In the following, we illustrate the current large-scale pattern of CO2 sources and sinks and its variability, using results from a recent inversion study (Rödenbeck et al. 2003). In this study, special care was taken to address several of the shortcomings of previous studies. The atmospheric transport is based on the time-varying meteorology from the National Centers for Environment Prediction (NCEP) analyses over the past 20 years. This approach allows exact time synchronization between model simulation and observations by sampling of the model at the same time and location as the observations.
Atmospheric stations were selected for long-term continuous homogeneity of the records in order to eliminate spurious changes induced by data gaps. Because the density of observing stations has increased significantly over the past 20 years, four main inversions were run with different numbers of stations and correspondingly different inversion periods. Comparisons between these inversions over the overlapping time intervals permit an assessment of the robustness of large-scale source features with respect to the density of observation stations. The inversion used the high-resolution approach of Kaminski et al. (1999) by determining monthly sources on a global grid of approximately 8° latitude by 10° longitude, while the atmospheric transport is simulated using the TM3 transport model (Heimann and Körner 2003) with a resolution of approximately 4° latitude by 5° longitude and 19 layers in the vertical dimension.
Over the oceans, the prior information on the sources was specified from the large-scale patterns of the air-sea fluxes inferred from oceanic data by Gloor et al. (2003), modified regionally by the observed seasonal pattern (Takahashi et al. 2002). Over land the a priori source pattern was specified from the mean seasonal cycle of net CO2 fluxes as simulated by the Lund-Potsdam-Jena (LPJ) terrestrial biosphere model (Sitch et al. 2000). In addition, the fossil-fuel emission distribution was specified from the EDGAR database (Olivier and Berdowski 2001). The atmospheric observations were obtained exclusively from the U.S. National Oceanographic and Atmospheric Administration-Climate Monitoring and Diagnostics Laboratory network (Conway and Tans 1999) to eliminate possible biases caused by unknown calibration offsets between networks.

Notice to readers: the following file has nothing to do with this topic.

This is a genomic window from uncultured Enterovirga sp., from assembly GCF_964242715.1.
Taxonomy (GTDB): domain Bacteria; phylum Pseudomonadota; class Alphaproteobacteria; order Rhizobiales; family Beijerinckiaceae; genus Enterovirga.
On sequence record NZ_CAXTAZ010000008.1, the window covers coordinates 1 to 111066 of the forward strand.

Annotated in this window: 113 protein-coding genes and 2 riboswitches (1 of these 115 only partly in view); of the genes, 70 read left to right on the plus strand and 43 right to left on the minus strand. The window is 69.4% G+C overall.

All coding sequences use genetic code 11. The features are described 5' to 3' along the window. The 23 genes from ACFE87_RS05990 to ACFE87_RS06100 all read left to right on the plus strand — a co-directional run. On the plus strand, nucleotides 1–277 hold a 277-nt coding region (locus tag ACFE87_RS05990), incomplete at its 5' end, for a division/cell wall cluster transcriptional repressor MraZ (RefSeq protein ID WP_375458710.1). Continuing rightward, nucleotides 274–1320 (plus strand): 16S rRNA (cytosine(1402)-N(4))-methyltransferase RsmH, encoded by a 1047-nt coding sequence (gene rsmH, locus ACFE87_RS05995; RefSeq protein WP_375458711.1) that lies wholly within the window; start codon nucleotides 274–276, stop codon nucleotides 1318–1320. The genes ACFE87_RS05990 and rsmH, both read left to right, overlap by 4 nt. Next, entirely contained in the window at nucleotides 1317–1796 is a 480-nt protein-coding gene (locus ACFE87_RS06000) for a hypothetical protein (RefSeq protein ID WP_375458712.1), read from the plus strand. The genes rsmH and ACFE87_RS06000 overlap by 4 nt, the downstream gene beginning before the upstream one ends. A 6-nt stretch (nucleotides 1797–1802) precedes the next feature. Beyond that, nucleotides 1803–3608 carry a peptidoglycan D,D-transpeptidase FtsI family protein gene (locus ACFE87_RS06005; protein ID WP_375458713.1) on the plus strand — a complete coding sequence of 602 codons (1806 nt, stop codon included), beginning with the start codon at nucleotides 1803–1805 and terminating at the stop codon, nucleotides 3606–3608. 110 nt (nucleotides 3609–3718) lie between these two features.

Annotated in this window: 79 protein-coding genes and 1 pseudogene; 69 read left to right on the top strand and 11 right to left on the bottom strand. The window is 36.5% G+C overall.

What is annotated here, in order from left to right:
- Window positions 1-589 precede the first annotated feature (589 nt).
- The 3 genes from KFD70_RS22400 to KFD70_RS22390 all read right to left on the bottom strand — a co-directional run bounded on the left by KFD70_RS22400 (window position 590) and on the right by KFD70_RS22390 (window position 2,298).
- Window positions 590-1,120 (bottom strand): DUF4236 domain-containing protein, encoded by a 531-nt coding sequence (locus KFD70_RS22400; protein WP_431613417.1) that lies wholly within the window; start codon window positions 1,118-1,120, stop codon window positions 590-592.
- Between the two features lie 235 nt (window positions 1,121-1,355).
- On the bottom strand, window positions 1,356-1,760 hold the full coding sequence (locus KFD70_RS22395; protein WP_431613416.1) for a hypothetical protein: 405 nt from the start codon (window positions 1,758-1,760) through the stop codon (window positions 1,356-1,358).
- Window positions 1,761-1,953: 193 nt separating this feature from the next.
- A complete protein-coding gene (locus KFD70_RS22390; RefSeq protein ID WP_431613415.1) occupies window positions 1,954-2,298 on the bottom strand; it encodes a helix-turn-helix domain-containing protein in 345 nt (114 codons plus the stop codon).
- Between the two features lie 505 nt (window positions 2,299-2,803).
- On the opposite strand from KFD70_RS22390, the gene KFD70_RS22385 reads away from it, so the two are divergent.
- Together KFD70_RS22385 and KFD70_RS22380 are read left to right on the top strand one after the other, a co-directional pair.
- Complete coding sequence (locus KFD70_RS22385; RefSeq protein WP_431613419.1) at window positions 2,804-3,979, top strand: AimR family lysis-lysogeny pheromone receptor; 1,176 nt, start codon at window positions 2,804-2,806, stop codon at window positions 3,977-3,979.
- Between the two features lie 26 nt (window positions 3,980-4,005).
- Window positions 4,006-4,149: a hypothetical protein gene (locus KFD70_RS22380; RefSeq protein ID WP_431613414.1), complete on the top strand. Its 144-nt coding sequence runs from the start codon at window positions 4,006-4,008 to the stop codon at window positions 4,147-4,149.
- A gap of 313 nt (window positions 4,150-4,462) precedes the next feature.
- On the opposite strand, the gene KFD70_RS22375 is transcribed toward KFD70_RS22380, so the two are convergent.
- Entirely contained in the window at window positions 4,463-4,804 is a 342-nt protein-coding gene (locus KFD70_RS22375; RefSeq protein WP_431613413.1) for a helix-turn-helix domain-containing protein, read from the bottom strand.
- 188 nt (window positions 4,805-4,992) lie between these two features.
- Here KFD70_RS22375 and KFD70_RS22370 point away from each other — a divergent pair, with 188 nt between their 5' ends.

Colorplate 8 displays the net surface-air flux averaged over July 1995—June 2000, inferred from an inversion with 35 stations (shown as black triangles). Shown is the total surface-atmosphere CO2 flux including land, ocean, and fossil-fuel emissions (a) and the ocean and terrestrial fluxes only (b). Clearly, the total surface-atmosphere flux is dominated by the pattern of fossil-fuel emissions from the three major emission regions in the Northern Hemisphere: eastern North America, Europe, and eastern Asia. The mean pattern of the natural sources shows the expected CO2 outgassing in the equatorial oceans, especially in the Pacific, the uptake in the North Atlantic Ocean, and a weak source in and around the Antarctic. In the tropics the terrestrial carbon balance exhibits sinks in the central tropical regions in Amazonia, Africa, and Indonesia.
The northern extra-tropics are dominated by a conspicuous source region in Eastern Europe and moderate sinks elsewhere. This pattern reflects the average over five years and may not be entirely representative of the longer-term source-sink distribution. In particular, the source in Eastern Europe may be a transient phenomenon. It is primarily generated by the stations in Hungary and at the Black Sea coast. It may, however, also reflect biases in the model transport or too-small industrial emissions estimates specified for this area. The inferred patterns near industrial areas may also be biased by neglecting the influence of carbon monoxide from fossil-fuel burning, which may be more significant on regional than on global scales (Enting and Mansbridge 1991). Interestingly, the European source pattern also appears in regional inversions for Europe based on the much denser regional observation network of the AEROCARB project (Rivier et al. 2003).